Staging a home can make it or break it when it comes to selling a property. A local stager offers tips and advice to get your house off the market.
WASHINGTON — Tiffany Parker spends her days talking with contractors and real estate agents, coordinating with movers and looking at apartments before they go on the market. She’s not considering buying a home; she’s helping others sell theirs.
Parker, the founder of Parker Interiors Home Staging, has been staging homes in the D.C. area for the past five years. Her job is to create an ambiance with furniture, art, color and accents in order to make a property appealing to potential buyers and help them see how a space can be utilized or lived in.
“In the case of a vacant home, it’s bringing furniture to it to add warmth and personality; in the case of an occupied home, it’s sometimes reducing that personality and neutralizing it so that it appeals to more people,” Parker says.
The cost varies, but Parker says in the D.C. area, one can expect to pay between $1,000 and $3,000, depending on the size of the home and the work involved in staging. And yes, it’s work.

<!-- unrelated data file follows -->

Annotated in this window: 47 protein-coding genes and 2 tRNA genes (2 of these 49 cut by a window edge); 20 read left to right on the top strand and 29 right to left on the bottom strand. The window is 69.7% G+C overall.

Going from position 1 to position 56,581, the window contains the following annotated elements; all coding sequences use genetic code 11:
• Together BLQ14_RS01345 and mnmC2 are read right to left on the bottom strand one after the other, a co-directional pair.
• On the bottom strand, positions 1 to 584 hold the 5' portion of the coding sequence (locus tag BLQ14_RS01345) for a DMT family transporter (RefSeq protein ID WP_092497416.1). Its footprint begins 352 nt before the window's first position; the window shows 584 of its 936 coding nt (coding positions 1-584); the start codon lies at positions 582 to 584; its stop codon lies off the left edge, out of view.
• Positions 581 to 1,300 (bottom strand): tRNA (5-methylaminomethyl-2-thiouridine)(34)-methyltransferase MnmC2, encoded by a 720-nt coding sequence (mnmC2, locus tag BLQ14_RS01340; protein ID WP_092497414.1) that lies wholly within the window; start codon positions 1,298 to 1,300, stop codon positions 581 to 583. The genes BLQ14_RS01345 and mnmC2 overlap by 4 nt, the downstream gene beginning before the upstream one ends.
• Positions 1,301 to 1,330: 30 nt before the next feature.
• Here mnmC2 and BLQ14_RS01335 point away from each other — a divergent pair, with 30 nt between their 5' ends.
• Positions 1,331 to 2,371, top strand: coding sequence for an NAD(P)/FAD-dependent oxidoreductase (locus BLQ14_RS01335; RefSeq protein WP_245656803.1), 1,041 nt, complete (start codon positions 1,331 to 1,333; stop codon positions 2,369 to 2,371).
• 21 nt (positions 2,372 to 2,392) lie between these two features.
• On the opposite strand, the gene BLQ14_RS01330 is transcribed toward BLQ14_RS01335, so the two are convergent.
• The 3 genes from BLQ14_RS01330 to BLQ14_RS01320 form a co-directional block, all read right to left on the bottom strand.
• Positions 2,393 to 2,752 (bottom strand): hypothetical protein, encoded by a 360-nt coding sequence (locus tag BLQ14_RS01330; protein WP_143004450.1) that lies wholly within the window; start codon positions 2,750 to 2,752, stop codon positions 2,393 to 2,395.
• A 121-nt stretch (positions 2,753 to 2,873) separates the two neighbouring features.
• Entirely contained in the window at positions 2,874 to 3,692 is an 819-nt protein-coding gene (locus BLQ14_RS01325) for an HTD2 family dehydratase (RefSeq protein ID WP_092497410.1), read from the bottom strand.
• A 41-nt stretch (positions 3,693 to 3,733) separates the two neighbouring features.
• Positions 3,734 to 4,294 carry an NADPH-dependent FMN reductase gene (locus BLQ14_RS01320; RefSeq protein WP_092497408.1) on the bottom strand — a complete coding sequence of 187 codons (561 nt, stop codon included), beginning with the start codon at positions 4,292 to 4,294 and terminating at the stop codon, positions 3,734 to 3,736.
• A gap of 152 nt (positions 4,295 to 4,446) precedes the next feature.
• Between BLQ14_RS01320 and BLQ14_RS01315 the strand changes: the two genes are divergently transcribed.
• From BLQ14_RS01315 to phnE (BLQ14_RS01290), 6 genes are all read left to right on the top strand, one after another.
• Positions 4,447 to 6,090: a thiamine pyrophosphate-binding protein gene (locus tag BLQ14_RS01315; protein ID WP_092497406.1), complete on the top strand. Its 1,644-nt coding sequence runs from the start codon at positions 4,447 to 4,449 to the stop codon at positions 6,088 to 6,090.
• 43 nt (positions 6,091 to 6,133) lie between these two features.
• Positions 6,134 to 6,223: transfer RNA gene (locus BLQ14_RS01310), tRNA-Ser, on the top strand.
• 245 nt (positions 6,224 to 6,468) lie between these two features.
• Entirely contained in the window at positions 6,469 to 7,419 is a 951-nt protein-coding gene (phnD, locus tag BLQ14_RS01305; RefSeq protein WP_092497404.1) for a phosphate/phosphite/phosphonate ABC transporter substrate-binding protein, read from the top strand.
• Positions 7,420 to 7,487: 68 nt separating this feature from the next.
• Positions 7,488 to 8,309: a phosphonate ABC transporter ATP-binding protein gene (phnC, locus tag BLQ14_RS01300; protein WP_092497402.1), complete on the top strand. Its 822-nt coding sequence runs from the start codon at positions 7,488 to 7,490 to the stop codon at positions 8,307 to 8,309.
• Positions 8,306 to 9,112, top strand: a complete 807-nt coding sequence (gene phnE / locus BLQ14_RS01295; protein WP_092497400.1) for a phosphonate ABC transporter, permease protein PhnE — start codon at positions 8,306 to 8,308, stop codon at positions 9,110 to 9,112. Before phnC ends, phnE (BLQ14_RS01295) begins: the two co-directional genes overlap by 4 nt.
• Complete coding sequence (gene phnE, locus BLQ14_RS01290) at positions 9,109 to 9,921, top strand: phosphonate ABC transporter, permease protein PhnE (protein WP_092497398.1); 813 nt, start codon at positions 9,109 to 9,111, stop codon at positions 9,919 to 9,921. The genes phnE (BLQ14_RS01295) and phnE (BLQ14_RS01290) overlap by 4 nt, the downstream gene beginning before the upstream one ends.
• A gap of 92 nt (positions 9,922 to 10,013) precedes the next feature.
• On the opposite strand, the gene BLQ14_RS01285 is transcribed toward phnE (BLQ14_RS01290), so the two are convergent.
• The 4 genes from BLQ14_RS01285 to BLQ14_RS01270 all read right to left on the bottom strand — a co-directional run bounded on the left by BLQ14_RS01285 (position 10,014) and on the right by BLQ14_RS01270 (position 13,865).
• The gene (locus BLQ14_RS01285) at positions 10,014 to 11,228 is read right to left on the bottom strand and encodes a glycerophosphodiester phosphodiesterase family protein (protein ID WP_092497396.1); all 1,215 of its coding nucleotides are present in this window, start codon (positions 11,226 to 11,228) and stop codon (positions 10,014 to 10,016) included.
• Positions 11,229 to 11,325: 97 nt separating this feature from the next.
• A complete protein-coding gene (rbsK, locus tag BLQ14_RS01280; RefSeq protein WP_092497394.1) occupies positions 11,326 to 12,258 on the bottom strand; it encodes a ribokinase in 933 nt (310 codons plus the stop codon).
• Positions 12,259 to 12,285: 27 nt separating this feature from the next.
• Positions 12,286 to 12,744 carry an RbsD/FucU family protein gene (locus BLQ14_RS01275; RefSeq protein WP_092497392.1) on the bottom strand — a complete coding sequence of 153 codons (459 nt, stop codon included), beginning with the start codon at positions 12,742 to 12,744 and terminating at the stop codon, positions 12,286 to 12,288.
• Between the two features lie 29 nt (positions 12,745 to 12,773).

Parker and her team have staging down to a science; the key is balancing logistics. Parker purchases and owns all of the furniture, art and home accents she uses to stage a home — she has enough to stage 35 properties.
Each week, Parker stages between three and seven homes, so her days require multiple trips to and from her storage warehouse, her office, the clients’ homes and possibly a furniture store if she needs to buy a piece.
While Parker cannot promise that staging a home will make the house sell faster or for a higher price, she can guarantee it gives the seller an edge in the market.
“What I can say is that, for sure, it makes your home more competitive. You’re going to get that second look; you’re going to be thought about.”
Developer and general contractor David Gorham, of Creative Design Contractors, has renovated between 30 and 40 homes in D.C. Before showing his properties to potential buyers or hosting an open house, he works with a stager to enhance his work.
“[We want] to give the buyer an outlook on what they can do with the property,” Gorham says.
“If a person can visualize and see the difference the furniture makes in the home